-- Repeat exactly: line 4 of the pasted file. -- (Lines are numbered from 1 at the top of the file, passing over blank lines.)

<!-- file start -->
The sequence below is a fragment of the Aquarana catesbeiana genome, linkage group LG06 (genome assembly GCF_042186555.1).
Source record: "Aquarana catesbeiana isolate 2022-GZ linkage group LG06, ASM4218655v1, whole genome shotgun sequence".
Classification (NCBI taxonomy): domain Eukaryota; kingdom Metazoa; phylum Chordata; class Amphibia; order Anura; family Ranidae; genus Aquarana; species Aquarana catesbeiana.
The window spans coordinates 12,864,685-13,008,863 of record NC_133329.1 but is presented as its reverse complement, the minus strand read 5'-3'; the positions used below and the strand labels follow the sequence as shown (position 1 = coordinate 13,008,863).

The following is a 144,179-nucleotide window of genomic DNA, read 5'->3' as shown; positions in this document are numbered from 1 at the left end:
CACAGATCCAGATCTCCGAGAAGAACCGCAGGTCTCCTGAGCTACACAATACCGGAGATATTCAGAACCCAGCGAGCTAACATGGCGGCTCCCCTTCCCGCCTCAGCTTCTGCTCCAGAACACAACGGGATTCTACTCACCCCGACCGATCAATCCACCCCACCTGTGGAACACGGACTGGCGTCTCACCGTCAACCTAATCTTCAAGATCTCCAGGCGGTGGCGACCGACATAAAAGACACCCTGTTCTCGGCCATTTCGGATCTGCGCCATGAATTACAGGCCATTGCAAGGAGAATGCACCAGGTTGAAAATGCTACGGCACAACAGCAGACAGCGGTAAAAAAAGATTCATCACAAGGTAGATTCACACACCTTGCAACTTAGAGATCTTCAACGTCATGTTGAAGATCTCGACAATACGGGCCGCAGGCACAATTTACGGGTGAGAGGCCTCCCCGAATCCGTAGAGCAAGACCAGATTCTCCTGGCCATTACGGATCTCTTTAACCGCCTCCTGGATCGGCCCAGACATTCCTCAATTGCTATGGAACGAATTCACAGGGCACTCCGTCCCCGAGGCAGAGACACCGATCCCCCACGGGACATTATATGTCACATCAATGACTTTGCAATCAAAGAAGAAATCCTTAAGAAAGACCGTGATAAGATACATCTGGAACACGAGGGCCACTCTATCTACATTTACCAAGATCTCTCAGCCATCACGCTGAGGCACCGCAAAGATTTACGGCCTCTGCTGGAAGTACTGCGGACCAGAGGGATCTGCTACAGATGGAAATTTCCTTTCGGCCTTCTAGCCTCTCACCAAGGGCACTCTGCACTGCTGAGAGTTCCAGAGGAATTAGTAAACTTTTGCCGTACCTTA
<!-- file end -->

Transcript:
The window spans coordinates 12,864,685-13,008,863 of record NC_133329.1 but is presented as its reverse complement, the minus strand read 5'-3'; the positions used below and the strand labels follow the sequence as shown (position 1 = coordinate 13,008,863).